Cross Examination

Is the Bible Trustworthy?

To insist that human knowledge must verify Scripture’s credibility is a form of spiritual idolatry.

When I was a campus pastor, students often asked questions about the Bible’s trustworthiness or truthfulness. Most of the questions fall into three general types: Have scientific truths proven the Bible false? Is the Bible historically accurate or is it human myth? Are biblical ethics still valid today? I suspect many of us struggle deeply with these types of questions. The assumption is that biblical truth must pass the tests of modern science, historiography, and ethical standards in order to be trustworthy.

However, the Belgic Confession teaches that we believe the Scriptures not because of these or other reasons but “above all because the Holy Spirit testifies in our hearts that they are from God, and also because they prove themselves to be from God” (Article 5).

First of all, why should we assume that spiritual truths need to pass ethical, scientific, and historical tests to be credible? Can these human standards adequately measure spiritual truthfulness? Can they verify, for instance, that “God is love” (1 John 4:8)? Science, ethics, and history are important. But to insist that human knowledge must verify Scripture’s credibility is a form of spiritual idolatry. It elevates our intellect and reason as judge and jury over God’s truth. Spiritual truths require verification from a spiritual judge: the Holy Spirit.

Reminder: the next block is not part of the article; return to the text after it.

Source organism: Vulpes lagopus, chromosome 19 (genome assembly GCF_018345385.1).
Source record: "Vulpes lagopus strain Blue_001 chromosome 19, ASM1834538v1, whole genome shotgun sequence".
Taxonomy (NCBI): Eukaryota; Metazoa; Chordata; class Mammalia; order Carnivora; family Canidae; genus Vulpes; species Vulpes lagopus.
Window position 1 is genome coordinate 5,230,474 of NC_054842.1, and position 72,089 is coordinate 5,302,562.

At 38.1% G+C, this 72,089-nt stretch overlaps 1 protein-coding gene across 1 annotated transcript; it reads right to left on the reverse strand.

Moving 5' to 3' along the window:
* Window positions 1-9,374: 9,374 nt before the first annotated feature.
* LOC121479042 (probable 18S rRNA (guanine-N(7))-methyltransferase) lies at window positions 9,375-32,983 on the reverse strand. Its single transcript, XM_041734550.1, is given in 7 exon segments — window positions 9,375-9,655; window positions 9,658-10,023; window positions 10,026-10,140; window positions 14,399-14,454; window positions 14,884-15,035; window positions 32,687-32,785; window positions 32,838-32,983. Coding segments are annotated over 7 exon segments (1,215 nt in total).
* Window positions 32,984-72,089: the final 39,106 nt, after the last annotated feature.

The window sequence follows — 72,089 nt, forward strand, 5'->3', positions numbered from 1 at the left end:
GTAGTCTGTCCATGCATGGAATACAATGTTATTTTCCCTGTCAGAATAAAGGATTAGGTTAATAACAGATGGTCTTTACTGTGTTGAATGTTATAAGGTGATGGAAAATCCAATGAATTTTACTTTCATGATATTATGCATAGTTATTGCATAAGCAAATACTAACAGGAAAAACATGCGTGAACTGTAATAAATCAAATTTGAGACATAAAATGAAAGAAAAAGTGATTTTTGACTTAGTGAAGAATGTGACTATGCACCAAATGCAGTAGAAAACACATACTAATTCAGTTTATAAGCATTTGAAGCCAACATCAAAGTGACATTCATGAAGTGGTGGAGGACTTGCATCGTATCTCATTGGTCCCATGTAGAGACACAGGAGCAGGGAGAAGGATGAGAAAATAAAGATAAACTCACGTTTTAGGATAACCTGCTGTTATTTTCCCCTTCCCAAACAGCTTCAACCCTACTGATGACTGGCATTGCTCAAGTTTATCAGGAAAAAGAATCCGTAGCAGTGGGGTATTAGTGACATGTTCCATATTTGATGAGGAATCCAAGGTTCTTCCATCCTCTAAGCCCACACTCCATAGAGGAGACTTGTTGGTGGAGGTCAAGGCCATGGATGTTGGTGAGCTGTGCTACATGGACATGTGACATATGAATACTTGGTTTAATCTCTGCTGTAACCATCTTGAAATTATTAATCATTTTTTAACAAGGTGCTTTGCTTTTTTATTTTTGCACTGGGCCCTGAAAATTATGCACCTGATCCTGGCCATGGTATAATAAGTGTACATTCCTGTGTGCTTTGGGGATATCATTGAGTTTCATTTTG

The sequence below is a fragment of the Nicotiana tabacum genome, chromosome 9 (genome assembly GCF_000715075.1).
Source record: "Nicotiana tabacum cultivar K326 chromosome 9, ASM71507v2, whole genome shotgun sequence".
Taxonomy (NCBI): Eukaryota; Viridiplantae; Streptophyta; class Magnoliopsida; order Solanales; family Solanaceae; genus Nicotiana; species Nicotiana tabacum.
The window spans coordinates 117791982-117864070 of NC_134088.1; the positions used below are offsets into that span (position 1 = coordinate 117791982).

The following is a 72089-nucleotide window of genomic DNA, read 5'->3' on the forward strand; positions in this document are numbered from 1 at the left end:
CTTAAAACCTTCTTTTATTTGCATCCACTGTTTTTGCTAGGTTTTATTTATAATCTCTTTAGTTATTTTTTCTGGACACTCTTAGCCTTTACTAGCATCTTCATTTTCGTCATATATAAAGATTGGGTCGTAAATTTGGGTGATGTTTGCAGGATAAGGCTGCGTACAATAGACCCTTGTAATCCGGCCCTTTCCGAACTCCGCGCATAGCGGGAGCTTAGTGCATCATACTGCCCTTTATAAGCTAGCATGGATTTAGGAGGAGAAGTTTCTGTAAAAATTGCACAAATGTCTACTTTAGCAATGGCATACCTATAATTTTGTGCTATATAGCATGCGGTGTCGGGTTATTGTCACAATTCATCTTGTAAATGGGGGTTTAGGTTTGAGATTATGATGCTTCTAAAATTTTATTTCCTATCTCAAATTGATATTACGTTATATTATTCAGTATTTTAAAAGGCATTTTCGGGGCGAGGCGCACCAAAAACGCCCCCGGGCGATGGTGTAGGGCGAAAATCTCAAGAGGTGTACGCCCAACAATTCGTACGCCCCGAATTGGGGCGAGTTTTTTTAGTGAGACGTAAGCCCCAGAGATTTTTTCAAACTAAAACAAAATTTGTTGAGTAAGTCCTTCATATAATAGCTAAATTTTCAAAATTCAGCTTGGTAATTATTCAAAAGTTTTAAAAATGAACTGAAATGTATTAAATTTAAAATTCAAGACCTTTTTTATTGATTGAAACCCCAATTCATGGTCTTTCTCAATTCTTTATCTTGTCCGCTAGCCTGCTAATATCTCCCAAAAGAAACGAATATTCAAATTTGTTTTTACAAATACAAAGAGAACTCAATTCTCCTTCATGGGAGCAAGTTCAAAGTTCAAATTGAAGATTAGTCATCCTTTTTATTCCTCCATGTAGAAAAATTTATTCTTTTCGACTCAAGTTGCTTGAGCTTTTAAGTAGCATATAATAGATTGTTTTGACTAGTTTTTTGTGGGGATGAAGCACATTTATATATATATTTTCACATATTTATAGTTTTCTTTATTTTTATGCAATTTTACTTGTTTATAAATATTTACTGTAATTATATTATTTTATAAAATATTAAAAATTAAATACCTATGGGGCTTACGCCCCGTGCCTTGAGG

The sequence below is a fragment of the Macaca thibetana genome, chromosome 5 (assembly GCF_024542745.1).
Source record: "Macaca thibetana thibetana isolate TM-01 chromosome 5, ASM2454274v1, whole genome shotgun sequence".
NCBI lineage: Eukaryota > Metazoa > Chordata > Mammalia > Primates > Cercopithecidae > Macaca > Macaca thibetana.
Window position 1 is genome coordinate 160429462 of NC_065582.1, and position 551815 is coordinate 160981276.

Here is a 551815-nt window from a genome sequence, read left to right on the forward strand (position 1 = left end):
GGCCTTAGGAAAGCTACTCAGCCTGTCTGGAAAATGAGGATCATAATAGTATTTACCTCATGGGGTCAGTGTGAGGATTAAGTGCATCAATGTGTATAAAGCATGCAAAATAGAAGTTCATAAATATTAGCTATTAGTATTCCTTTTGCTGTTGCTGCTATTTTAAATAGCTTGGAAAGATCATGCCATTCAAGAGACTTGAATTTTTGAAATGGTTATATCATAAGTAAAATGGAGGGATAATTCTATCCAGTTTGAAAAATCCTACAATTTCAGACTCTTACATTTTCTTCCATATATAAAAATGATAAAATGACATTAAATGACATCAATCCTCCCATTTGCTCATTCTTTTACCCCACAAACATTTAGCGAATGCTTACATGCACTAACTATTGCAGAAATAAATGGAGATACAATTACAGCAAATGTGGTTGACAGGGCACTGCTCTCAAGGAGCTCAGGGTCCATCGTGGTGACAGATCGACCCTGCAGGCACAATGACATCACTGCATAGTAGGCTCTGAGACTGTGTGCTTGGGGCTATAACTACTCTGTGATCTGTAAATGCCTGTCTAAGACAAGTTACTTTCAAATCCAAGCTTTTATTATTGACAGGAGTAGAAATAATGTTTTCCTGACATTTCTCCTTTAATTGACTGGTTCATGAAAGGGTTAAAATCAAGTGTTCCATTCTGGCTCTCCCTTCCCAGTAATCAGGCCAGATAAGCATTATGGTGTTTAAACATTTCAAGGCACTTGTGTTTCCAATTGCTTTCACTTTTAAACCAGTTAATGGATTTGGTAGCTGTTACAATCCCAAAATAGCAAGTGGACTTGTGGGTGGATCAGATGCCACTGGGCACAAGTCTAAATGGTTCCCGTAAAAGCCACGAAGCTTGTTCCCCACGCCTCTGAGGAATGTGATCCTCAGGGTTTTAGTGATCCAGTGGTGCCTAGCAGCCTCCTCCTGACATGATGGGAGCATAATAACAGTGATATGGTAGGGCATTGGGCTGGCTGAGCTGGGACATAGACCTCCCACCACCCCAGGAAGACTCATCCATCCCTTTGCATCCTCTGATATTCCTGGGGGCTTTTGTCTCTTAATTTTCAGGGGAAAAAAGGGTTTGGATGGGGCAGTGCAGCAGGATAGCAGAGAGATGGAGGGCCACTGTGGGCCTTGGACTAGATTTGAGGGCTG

Having said that, the Bible has proven resilient against attacks over the centuries. When properly understood in its ancient context, biblical ethics offer relevant insights for today. Biblical history has often been vindicated whenever historians and archaeologists can adequately verify biblical accounts. God’s Word, when properly interpreted, is not an enemy to science.

For me, two foundational keys to interpreting the Bible, besides the centrality of Christ’s work and historical resurrection, are God’s accommodated communication and the Bible’s stated purpose.